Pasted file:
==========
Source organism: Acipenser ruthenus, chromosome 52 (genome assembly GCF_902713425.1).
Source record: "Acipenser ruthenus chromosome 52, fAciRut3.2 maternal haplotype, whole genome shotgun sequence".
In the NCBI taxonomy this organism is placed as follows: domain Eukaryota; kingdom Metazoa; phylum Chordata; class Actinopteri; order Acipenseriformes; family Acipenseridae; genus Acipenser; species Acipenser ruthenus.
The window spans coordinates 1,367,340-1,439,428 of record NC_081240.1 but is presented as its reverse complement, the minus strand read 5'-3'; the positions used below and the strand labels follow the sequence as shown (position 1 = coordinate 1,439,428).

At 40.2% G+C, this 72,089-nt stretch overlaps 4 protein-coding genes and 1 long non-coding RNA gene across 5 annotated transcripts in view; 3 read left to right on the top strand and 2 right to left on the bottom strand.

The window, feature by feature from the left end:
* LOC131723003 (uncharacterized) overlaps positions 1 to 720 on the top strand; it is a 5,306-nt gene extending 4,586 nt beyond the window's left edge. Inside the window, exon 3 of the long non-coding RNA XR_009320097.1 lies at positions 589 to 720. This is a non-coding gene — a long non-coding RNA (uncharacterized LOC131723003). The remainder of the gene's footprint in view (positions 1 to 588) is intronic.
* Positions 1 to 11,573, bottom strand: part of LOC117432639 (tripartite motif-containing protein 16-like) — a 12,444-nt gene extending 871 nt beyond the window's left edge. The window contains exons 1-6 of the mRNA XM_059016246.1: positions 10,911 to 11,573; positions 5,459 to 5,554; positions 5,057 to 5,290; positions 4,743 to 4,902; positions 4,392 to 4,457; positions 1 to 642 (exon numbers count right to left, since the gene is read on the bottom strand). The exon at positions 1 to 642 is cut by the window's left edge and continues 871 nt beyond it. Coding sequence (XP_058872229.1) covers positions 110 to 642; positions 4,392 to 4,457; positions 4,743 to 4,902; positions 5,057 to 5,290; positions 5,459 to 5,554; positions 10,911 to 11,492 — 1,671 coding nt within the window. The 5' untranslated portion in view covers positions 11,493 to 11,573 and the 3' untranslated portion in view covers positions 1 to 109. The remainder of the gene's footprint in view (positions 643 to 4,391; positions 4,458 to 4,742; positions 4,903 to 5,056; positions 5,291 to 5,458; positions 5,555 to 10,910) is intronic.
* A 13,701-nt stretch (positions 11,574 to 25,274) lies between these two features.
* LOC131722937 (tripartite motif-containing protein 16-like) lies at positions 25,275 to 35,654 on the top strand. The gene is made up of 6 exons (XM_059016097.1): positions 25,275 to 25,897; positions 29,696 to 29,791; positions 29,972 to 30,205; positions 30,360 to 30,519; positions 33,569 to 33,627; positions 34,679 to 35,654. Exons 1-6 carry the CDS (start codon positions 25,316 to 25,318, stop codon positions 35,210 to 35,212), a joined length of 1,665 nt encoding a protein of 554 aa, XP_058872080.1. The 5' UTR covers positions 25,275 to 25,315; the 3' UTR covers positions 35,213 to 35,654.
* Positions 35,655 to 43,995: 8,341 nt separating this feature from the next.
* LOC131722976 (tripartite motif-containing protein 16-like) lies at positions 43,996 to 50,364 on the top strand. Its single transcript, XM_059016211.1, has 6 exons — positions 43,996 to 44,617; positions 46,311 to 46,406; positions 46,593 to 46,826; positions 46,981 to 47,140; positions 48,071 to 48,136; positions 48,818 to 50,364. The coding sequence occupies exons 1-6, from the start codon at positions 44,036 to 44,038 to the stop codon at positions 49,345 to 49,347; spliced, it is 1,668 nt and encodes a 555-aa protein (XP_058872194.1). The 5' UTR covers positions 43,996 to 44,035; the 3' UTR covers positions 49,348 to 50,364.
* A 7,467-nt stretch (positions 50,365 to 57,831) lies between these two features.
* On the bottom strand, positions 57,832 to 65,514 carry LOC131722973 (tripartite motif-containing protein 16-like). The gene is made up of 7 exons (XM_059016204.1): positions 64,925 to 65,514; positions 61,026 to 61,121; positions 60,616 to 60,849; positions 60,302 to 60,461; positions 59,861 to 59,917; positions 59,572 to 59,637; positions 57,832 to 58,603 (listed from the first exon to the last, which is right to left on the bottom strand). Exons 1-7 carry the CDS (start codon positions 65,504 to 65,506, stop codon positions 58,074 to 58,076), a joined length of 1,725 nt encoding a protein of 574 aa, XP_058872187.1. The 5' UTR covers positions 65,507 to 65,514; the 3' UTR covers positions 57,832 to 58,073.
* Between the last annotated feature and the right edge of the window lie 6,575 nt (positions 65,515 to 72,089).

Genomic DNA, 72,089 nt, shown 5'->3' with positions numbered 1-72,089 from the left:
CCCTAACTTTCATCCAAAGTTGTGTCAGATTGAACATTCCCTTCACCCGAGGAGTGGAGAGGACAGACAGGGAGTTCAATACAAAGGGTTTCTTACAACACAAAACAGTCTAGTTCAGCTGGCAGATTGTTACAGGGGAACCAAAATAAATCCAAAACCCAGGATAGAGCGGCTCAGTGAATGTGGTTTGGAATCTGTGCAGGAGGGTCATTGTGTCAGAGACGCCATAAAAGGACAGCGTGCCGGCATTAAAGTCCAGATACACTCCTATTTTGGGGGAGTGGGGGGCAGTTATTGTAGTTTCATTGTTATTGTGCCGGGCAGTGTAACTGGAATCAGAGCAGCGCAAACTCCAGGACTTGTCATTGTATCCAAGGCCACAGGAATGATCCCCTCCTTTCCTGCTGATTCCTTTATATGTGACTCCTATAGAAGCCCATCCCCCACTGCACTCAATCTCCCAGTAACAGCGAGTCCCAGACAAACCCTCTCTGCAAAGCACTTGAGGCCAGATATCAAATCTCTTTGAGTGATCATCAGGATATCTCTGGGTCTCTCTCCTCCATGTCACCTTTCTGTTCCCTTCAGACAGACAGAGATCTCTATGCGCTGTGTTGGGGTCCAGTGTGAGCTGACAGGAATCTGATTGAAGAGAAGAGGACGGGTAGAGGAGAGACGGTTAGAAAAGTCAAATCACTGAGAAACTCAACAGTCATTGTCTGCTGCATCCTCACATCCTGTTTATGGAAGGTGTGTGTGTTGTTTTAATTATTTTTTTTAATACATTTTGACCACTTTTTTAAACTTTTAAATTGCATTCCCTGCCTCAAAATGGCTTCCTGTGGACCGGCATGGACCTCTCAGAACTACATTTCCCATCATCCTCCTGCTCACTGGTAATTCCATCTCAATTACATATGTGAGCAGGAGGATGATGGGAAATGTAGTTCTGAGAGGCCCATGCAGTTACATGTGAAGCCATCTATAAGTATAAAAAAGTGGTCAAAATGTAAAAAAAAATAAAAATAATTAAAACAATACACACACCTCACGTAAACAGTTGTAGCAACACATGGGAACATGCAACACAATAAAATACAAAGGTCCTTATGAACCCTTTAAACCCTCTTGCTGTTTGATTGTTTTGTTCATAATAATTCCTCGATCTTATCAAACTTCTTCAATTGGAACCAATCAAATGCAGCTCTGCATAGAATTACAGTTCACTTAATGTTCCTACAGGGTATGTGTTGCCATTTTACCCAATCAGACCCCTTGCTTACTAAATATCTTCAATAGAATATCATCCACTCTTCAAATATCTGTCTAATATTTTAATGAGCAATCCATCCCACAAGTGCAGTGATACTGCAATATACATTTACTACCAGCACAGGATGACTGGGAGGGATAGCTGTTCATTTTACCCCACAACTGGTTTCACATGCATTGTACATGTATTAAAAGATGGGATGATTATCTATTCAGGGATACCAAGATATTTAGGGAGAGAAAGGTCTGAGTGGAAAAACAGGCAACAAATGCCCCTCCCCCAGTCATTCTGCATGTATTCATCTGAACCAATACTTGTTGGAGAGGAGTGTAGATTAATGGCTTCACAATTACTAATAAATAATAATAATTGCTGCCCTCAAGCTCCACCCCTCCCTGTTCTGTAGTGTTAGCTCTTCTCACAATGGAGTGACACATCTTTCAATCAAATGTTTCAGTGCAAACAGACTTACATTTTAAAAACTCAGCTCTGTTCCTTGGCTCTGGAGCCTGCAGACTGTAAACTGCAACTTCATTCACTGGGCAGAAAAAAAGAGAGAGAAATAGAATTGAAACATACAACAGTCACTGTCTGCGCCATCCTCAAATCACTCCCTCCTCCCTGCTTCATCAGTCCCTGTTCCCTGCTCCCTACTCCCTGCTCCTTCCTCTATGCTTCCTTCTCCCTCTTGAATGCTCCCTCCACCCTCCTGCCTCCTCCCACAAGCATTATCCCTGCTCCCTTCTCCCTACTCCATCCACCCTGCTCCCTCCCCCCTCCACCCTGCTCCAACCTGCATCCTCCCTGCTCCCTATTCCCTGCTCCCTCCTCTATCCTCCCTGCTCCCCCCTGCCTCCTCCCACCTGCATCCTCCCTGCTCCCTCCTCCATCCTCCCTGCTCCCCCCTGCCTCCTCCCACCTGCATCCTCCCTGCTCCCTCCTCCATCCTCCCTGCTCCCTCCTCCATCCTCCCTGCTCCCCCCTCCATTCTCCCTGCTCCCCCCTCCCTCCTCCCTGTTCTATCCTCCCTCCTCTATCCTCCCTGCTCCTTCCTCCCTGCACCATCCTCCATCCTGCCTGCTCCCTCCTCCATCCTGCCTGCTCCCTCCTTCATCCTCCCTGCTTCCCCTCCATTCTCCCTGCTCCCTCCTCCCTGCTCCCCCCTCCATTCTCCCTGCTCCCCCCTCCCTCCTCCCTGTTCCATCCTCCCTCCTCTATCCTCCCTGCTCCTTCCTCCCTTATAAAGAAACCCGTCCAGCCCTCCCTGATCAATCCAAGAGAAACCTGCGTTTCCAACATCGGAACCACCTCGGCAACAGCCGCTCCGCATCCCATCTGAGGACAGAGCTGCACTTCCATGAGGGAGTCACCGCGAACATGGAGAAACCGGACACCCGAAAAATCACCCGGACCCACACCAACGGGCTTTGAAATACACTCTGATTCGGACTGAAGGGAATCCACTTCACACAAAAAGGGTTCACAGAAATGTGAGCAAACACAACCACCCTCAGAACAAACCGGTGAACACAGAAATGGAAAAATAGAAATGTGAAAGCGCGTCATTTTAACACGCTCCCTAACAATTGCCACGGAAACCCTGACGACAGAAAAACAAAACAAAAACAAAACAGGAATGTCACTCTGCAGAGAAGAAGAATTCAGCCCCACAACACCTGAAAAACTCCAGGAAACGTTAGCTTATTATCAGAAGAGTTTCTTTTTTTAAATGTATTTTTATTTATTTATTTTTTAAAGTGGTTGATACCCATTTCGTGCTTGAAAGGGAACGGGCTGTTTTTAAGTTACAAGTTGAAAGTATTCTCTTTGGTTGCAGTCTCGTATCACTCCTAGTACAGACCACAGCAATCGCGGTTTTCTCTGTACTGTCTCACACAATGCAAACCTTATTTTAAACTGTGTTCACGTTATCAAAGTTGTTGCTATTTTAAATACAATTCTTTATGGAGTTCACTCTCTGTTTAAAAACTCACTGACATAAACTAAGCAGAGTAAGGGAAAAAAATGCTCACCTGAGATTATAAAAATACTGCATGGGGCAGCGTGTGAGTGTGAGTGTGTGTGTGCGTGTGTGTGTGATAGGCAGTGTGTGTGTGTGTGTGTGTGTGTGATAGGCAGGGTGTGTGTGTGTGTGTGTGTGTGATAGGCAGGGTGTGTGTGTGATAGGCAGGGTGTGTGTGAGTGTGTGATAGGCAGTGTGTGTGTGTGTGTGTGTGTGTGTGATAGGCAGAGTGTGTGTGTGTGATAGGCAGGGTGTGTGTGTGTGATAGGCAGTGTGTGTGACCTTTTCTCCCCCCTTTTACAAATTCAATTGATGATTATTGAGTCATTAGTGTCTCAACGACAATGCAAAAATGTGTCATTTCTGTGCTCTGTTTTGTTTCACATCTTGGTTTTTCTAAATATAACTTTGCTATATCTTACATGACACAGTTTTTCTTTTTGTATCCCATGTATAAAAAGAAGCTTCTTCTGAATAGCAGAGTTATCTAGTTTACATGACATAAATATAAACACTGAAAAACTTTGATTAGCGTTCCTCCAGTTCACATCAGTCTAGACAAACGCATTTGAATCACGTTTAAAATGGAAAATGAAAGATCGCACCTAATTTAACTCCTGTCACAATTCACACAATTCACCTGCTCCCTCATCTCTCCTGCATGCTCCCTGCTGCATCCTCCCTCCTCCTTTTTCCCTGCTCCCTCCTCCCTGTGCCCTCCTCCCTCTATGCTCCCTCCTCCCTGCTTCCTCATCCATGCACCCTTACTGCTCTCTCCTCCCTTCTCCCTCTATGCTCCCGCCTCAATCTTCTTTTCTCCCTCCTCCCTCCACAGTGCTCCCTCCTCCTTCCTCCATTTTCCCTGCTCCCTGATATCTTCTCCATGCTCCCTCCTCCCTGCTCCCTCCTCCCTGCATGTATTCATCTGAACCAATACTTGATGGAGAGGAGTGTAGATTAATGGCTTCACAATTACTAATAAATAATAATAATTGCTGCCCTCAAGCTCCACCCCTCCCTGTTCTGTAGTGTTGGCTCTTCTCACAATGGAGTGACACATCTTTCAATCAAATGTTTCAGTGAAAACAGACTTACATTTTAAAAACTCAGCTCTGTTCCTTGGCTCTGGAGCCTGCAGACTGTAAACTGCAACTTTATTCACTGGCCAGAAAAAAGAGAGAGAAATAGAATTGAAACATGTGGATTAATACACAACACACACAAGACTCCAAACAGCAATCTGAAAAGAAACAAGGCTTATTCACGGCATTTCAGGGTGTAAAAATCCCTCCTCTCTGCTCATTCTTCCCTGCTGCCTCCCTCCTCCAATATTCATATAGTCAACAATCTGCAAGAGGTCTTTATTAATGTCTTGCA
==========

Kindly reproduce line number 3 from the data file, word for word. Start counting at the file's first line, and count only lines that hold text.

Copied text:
In the NCBI taxonomy this organism is placed as follows: domain Eukaryota; kingdom Metazoa; phylum Chordata; class Actinopteri; order Acipenseriformes; family Acipenseridae; genus Acipenser; species Acipenser ruthenus.